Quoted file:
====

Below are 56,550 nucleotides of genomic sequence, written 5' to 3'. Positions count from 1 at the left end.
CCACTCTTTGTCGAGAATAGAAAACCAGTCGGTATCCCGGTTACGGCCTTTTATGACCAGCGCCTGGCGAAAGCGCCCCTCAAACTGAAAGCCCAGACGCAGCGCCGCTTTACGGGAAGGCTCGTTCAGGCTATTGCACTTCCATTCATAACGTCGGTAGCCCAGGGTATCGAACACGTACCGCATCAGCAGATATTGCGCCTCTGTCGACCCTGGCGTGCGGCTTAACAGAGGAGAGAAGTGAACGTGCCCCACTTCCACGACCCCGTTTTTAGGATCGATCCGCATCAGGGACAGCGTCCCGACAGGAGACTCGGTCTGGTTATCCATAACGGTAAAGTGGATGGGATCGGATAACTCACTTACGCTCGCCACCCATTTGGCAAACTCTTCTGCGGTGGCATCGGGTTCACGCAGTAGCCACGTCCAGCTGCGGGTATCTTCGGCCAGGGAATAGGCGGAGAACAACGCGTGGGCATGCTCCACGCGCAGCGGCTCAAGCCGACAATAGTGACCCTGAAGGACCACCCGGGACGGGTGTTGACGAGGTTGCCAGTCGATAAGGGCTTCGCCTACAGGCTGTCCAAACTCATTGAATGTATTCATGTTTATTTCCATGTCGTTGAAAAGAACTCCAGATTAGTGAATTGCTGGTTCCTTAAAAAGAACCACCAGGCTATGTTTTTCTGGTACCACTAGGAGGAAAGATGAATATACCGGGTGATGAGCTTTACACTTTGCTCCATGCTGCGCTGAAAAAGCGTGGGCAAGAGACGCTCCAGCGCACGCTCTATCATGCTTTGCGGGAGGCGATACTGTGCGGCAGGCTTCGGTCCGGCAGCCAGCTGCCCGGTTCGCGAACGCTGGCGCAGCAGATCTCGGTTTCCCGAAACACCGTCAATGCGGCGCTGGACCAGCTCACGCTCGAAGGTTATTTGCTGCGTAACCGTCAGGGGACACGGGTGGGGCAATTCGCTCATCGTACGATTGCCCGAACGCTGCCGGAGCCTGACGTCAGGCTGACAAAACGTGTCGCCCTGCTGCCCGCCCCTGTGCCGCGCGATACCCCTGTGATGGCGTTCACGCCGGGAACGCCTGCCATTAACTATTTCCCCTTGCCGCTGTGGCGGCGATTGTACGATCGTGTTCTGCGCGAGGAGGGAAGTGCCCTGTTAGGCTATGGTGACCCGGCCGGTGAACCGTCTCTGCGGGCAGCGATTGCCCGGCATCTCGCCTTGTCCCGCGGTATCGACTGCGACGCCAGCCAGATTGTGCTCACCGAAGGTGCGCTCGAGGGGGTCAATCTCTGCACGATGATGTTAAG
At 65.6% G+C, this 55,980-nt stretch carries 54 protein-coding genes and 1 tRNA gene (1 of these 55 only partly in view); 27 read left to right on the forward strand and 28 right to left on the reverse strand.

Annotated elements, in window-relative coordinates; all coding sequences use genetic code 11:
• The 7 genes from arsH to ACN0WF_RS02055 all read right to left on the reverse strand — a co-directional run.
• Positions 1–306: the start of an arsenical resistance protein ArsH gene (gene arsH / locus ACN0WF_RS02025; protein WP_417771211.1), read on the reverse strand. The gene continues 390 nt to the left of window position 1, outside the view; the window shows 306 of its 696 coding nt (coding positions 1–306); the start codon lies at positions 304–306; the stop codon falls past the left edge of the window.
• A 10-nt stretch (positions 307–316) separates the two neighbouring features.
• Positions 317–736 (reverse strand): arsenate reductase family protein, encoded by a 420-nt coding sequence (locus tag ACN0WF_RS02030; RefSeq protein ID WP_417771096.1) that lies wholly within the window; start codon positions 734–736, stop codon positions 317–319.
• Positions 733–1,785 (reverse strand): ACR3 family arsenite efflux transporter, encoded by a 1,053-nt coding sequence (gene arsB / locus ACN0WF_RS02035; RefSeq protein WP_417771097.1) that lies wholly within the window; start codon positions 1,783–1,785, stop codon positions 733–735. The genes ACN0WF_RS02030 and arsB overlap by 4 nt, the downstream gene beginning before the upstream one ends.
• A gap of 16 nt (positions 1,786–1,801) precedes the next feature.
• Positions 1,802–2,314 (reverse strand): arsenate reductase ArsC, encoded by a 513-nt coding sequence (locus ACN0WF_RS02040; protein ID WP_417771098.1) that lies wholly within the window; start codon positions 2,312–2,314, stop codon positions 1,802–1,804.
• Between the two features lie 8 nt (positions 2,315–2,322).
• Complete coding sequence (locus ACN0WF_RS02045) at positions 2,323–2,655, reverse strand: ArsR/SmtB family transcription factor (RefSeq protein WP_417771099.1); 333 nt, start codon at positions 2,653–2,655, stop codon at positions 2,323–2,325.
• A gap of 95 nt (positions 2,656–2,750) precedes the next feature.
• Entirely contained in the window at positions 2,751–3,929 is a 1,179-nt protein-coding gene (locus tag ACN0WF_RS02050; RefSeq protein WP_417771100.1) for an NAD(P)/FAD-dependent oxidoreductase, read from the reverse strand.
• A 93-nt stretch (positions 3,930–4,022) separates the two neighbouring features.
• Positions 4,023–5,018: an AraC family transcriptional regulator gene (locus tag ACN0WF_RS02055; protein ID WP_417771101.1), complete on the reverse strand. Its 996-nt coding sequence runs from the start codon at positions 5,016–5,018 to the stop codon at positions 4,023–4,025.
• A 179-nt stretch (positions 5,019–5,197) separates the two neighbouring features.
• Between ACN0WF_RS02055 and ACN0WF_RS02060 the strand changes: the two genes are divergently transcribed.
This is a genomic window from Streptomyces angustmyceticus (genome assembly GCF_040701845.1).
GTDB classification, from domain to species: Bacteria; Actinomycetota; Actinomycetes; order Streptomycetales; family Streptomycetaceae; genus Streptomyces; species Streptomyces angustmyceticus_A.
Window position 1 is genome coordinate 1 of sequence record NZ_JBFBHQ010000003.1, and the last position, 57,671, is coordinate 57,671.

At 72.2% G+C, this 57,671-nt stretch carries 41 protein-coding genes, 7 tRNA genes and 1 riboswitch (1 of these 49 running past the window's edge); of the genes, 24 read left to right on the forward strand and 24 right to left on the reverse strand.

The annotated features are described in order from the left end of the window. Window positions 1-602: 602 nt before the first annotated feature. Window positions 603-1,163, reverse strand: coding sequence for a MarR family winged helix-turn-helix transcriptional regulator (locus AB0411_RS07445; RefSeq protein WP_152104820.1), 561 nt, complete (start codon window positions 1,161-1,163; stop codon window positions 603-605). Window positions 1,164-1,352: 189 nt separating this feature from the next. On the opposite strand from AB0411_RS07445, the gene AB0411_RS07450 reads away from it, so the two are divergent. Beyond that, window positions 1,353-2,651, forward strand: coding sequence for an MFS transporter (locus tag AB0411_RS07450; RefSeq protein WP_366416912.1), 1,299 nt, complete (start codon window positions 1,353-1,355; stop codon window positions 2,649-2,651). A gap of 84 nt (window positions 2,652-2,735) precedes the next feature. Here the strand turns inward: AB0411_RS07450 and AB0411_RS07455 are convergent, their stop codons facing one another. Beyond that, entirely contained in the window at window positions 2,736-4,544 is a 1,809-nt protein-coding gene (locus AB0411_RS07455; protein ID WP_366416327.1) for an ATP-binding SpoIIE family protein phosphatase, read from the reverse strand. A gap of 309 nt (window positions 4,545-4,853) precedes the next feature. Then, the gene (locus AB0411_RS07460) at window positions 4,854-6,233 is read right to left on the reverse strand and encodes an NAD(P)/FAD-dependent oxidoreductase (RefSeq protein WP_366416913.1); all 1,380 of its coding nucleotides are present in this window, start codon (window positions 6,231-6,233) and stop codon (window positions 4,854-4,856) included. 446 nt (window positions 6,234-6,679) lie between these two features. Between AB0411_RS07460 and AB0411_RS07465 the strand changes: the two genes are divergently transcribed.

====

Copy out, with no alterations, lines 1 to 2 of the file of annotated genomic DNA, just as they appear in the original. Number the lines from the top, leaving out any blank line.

Below are 56,550 nucleotides of genomic sequence, written 5' to 3'. Positions count from 1 at the left end.
CCACTCTTTGTCGAGAATAGAAAACCAGTCGGTATCCCGGTTACGGCCTTTTATGACCAGCGCCTGGCGAAAGCGCCCCTCAAACTGAAAGCCCAGACGCAGCGCCGCTTTACGGGAAGGCTCGTTCAGGCTATTGCACTTCCATTCATAACGTCGGTAGCCCAGGGTATCGAACACGTACCGCATCAGCAGATATTGCGCCTCTGTCGACCCTGGCGTGCGGCTTAACAGAGGAGAGAAGTGAACGTGCCCCACTTCCACGACCCCGTTTTTAGGATCGATCCGCATCAGGGACAGCGTCCCGACAGGAGACTCGGTCTGGTTATCCATAACGGTAAAGTGGATGGGATCGGATAACTCACTTACGCTCGCCACCCATTTGGCAAACTCTTCTGCGGTGGCATCGGGTTCACGCAGTAGCCACGTCCAGCTGCGGGTATCTTCGGCCAGGGAATAGGCGGAGAACAACGCGTGGGCATGCTCCACGCGCAGCGGCTCAAGCCGACAATAGTGACCCTGAAGGACCACCCGGGACGGGTGTTGACGAGGTTGCCAGTCGATAAGGGCTTCGCCTACAGGCTGTCCAAACTCATTGAATGTATTCATGTTTATTTCCATGTCGTTGAAAAGAACTCCAGATTAGTGAATTGCTGGTTCCTTAAAAAGAACCACCAGGCTATGTTTTTCTGGTACCACTAGGAGGAAAGATGAATATACCGGGTGATGAGCTTTACACTTTGCTCCATGCTGCGCTGAAAAAGCGTGGGCAAGAGACGCTCCAGCGCACGCTCTATCATGCTTTGCGGGAGGCGATACTGTGCGGCAGGCTTCGGTCCGGCAGCCAGCTGCCCGGTTCGCGAACGCTGGCGCAGCAGATCTCGGTTTCCCGAAACACCGTCAATGCGGCGCTGGACCAGCTCACGCTCGAAGGTTATTTGCTGCGTAACCGTCAGGGGACACGGGTGGGGCAATTCGCTCATCGTACGATTGCCCGAACGCTGCCGGAGCCTGACGTCAGGCTGACAAAACGTGTCGCCCTGCTGCCCGCCCCTGTGCCGCGCGATACCCCTGTGATGGCGTTCACGCCGGGAACGCCTGCCATTAACTATTTCCCCTTGCCGCTGTGGCGGCGATTGTACGATCGTGTTCTGCGCGAGGAGGGAAGTGCCCTGTTAGGCTATGGTGACCCGGCCGGTGAACCGTCTCTGCGGGCAGCGATTGCCCGGCATCTCGCCTTGTCCCGCGGTATCGACTGCGACGCCAGCCAGATTGTGCTCACCGAAGGTGCGCTCGAGGGGGTCAATCTCTGCACGATGATGTTAAG